Analytical Instrumentation, Methods & Materials
Polyelectrolyte Multilayer Films at Liquid-Liquid Interfaces
Inventors: Nicholas Abbott, Nathan Lockwood, Katie Cadwell, Frank Caruso, Elvira Tjipto
The Wisconsin Alumni Research Foundation (WARF) is seeking commercial partners interested in developing a method for providing a PEM film at the interface between a liquid crystal and an aqueous solution.
Polyelectrolyte multilayers (PEMs) are successive layers of alternating anionic and cationic polymeric coatings that can be modified to incorporate a variety of adducts. Excipients, including polyelectrolytes, can also be added to functionalize the PEM layers. PEMs are useful as systems for drug and gene delivery, chemical sensors and coatings for silicon wafers, among other things.
UW-Madison researchers have developed a method for providing a PEM film at a liquid-liquid interface, such as the interface between a liquid crystal (LC) and an aqueous solution. A PEM can be incorporated between an LC and an aqueous solution by sequentially depositing layers of anionic and cationic polyelectrolytes at the interface. This modifies the interface and effectively functionalizes the LC layer. If the appropriate adducts and excipients are in the PEM, the PEM can transduce signals from the aqueous solution to the LC. For example, receptors incorporated in the PEM can recognize and bind ligands in the aqueous solution, resulting in changes that alter the orientation of the LC. This alteration can then be easily observed to determine if the ligand is present in the solution.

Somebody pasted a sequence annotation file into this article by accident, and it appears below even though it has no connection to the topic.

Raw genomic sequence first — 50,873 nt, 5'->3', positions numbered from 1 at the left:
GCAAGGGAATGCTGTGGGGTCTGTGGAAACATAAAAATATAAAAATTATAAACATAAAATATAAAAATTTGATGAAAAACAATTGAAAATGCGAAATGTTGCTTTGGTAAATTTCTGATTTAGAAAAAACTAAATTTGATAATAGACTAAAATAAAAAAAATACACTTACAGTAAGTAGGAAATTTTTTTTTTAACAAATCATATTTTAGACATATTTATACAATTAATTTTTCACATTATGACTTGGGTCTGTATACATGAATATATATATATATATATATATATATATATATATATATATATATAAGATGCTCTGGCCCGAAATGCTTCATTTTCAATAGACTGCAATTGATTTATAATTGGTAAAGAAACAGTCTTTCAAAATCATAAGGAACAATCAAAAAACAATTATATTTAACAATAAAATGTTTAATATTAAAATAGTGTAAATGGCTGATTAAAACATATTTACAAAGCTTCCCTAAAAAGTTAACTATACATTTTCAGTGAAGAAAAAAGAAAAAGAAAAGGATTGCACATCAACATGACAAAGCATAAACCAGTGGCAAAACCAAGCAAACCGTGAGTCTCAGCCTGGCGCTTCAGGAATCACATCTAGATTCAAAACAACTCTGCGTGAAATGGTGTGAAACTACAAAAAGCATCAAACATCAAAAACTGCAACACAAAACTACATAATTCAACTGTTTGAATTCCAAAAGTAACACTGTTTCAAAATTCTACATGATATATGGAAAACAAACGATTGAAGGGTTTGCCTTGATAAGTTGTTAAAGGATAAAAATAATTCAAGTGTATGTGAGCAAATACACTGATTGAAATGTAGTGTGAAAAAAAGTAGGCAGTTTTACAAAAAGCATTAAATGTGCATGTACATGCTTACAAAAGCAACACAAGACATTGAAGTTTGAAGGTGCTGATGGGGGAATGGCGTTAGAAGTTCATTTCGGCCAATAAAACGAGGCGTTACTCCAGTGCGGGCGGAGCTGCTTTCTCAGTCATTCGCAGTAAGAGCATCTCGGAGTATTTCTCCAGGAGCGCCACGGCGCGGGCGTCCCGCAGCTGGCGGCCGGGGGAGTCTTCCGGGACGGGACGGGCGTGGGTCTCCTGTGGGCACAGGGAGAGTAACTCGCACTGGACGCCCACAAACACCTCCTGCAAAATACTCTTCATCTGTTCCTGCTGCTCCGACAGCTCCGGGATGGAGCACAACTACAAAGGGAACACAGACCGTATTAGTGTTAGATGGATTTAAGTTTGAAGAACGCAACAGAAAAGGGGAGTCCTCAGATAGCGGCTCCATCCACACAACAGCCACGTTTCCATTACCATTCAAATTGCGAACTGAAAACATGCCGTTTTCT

- Allows current LC-based technologies to detect a broader spectrum of molecules in aqueous, and possibly atmospheric, environments
- Because PEMs can be separated from the LCs and the aqueous solutions, this provides a general route to the formation of free-standing PEMs, which have many uses, including as mobile sensors or as “smart dust.”
- Enhances the properties of LCs
- PEMs can accommodate an almost endless variety of adducts and excipients, enabling them to detect a vast array of molecules.
- PEMs can stabilize liquid-liquid interfaces and prevent molecules from adsorbing to them.
- Systems containing multiple enzymes could be hosted within PEMs formed at liquid-liquid interfaces to increase the amount of enzyme available at the interface, as well as to maximize the activity and stability of the enzymes.